Popularising religion and its history can be a thankless task. The theological establishment accuses you of selling out. Jews are suspicious of one of their number waving a flag for Jesus. And the zealots in the pews only want opinions that confirm all their prejudices. Vermes is, for all these interest groups, something of a maverick. He is the first to admit that his crusade to engage a wide audience, interested in but not wedded to organised religion, can be a lonely one. "Now is the season for books of the year and religion is never ever mentioned as a category," he laments.
His own longevity in the general marketplace rests partly on the phenomenal success of his translation of the Dead Sea Scrolls, ancient documents which give a unique insight into the world in which Jesus lived. When Vermes's version came out in 1962, it broke a taboo because the rest of the academic world was carefully keeping to itself the Scrolls, discovered in the late 1940s by shepherds in caves at Qumran. Vermes's trust in his readers' intelligence remains the key to his writings to this day.
In 1973 came Jesus the Jew, then ten years later Jesus in the World of Judaism, and - completing the trilogy in 1993 - The Religion of Jesus the Jew. All made the basic point that Jesus can only be understood as a Jew. The new book continues this general theme, but it takes a fresh tack. Vermes examines every phrase attributed to Jesus in the gospels in the context of other sources, mainly ancient Jewish writings, to see if a case can be made that they are authentic.
"I started by assuming," he explains, "that Jesus did say at least some of them. Why? Let's put it this way. There are certain things that are attributed to him, which no Christian writer would ever have thought up. In my experience with ancient writings, especially in the Jewish world, they like to embellish, but very often they keep also the original."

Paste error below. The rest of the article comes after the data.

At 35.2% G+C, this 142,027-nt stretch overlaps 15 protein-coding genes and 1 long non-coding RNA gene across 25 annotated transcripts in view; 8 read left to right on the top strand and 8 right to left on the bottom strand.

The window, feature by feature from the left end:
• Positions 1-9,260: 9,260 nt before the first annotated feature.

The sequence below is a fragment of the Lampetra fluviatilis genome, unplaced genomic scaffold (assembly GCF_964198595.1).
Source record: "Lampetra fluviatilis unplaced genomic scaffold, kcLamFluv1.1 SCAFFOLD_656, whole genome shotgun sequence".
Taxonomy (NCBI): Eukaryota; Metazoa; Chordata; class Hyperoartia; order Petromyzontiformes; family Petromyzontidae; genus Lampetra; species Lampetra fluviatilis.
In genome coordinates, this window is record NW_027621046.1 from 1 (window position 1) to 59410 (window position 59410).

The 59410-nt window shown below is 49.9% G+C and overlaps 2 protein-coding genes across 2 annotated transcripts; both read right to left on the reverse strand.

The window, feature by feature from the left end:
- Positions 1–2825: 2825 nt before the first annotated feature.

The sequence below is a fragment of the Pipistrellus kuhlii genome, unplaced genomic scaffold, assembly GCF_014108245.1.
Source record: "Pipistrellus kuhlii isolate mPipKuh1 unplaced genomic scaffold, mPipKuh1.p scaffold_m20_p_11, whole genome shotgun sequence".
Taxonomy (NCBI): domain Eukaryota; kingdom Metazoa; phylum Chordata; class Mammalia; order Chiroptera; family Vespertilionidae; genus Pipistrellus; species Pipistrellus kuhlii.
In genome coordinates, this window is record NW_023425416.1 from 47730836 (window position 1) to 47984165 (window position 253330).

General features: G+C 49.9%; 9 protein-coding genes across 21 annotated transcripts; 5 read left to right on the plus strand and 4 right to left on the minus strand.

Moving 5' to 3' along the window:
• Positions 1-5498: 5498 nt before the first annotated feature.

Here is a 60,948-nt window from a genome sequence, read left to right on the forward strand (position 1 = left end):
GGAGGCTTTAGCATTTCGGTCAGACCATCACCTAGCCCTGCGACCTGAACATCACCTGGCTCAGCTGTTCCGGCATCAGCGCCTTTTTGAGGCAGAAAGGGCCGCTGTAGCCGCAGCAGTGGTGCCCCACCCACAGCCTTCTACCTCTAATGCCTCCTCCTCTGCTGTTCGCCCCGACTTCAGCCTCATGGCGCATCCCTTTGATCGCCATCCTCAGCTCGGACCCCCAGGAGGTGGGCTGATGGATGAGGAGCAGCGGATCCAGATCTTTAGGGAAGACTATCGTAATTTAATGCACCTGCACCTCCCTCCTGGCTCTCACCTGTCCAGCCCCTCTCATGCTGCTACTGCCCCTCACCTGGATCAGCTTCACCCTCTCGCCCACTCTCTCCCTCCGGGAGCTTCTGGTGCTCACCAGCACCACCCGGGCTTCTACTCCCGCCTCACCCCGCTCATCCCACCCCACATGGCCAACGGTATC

He picks one of the many examples he quotes in the book. "The gospels tell us two contradictory things - that Jesus was interested only in Jews and that the world was his target. Which one is right? My belief is that the first is something Jesus did say, which has survived in the text, while the other was something that was later attributed to him by gospel writers to suit the needs of an expanding Christian church."
It takes us onto another aspect of Vermes's thesis about Jesus: that he was someone concerned for the fate of the Jews, talking at a particular point in Jewish history, and so is of historical interest but not a particularly useful guide to the modern world and its problems. Or, as he puts it pithily: "I think that Jesus was primarily a teacher for the individual and not for the collectivity." Jesus's life and teachings, Vermes stresses, were dominated by the belief that what he calls a "divine event", what Christianity refers to as the Second Coming, was about to happpen to benefit the Jewish people, and so can only be read, understood and, most importantly, applied, in that context. It is a point that echoes throughout his private life.
This rejection of Jesus as a contemporary guiding light is something that echoes throughout Vermes's private life. Providential Accidents, his 1998 autobiography, recounts how Vermes managed, with the help of a bishop in Budapest, "to loose myself in the crowd" at a seminary and so survive the Holocaust. His parents, despite their conversion, were sent to the death camps in spring 1944 with half a million Hungarian Jews.